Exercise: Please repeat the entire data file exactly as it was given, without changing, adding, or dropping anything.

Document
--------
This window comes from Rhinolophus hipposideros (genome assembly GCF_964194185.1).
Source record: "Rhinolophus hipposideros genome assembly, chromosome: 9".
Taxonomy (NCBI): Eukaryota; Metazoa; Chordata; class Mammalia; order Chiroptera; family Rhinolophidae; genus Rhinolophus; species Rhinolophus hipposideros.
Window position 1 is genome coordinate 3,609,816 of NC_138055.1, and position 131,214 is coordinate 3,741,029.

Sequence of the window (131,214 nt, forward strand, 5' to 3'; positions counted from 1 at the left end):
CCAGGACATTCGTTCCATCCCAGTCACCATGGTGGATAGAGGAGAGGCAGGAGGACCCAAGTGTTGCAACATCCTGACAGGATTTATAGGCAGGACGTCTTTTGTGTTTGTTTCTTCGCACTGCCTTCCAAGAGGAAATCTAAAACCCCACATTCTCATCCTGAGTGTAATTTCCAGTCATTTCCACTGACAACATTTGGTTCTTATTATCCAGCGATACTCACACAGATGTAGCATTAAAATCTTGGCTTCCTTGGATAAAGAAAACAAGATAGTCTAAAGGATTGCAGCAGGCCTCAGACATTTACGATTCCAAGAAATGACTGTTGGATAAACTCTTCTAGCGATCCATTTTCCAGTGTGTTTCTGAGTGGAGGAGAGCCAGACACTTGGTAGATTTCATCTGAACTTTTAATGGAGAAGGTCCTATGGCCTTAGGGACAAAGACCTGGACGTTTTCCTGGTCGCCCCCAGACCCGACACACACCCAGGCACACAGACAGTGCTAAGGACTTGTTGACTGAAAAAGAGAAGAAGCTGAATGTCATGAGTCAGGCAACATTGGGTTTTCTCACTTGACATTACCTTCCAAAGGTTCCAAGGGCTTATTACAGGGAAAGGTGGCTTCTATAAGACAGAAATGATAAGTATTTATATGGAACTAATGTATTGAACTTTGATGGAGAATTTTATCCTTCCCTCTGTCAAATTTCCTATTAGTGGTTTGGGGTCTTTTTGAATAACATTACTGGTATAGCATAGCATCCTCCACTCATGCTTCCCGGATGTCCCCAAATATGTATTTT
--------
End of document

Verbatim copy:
This window comes from Rhinolophus hipposideros (genome assembly GCF_964194185.1).
Source record: "Rhinolophus hipposideros genome assembly, chromosome: 9".
Taxonomy (NCBI): Eukaryota; Metazoa; Chordata; class Mammalia; order Chiroptera; family Rhinolophidae; genus Rhinolophus; species Rhinolophus hipposideros.
Window position 1 is genome coordinate 3,609,816 of NC_138055.1, and position 131,214 is coordinate 3,741,029.

Sequence of the window (131,214 nt, forward strand, 5' to 3'; positions counted from 1 at the left end):
CCAGGACATTCGTTCCATCCCAGTCACCATGGTGGATAGAGGAGAGGCAGGAGGACCCAAGTGTTGCAACATCCTGACAGGATTTATAGGCAGGACGTCTTTTGTGTTTGTTTCTTCGCACTGCCTTCCAAGAGGAAATCTAAAACCCCACATTCTCATCCTGAGTGTAATTTCCAGTCATTTCCACTGACAACATTTGGTTCTTATTATCCAGCGATACTCACACAGATGTAGCATTAAAATCTTGGCTTCCTTGGATAAAGAAAACAAGATAGTCTAAAGGATTGCAGCAGGCCTCAGACATTTACGATTCCAAGAAATGACTGTTGGATAAACTCTTCTAGCGATCCATTTTCCAGTGTGTTTCTGAGTGGAGGAGAGCCAGACACTTGGTAGATTTCATCTGAACTTTTAATGGAGAAGGTCCTATGGCCTTAGGGACAAAGACCTGGACGTTTTCCTGGTCGCCCCCAGACCCGACACACACCCAGGCACACAGACAGTGCTAAGGACTTGTTGACTGAAAAAGAGAAGAAGCTGAATGTCATGAGTCAGGCAACATTGGGTTTTCTCACTTGACATTACCTTCCAAAGGTTCCAAGGGCTTATTACAGGGAAAGGTGGCTTCTATAAGACAGAAATGATAAGTATTTATATGGAACTAATGTATTGAACTTTGATGGAGAATTTTATCCTTCCCTCTGTCAAATTTCCTATTAGTGGTTTGGGGTCTTTTTGAATAACATTACTGGTATAGCATAGCATCCTCCACTCATGCTTCCCGGATGTCCCCAAATATGTATTTT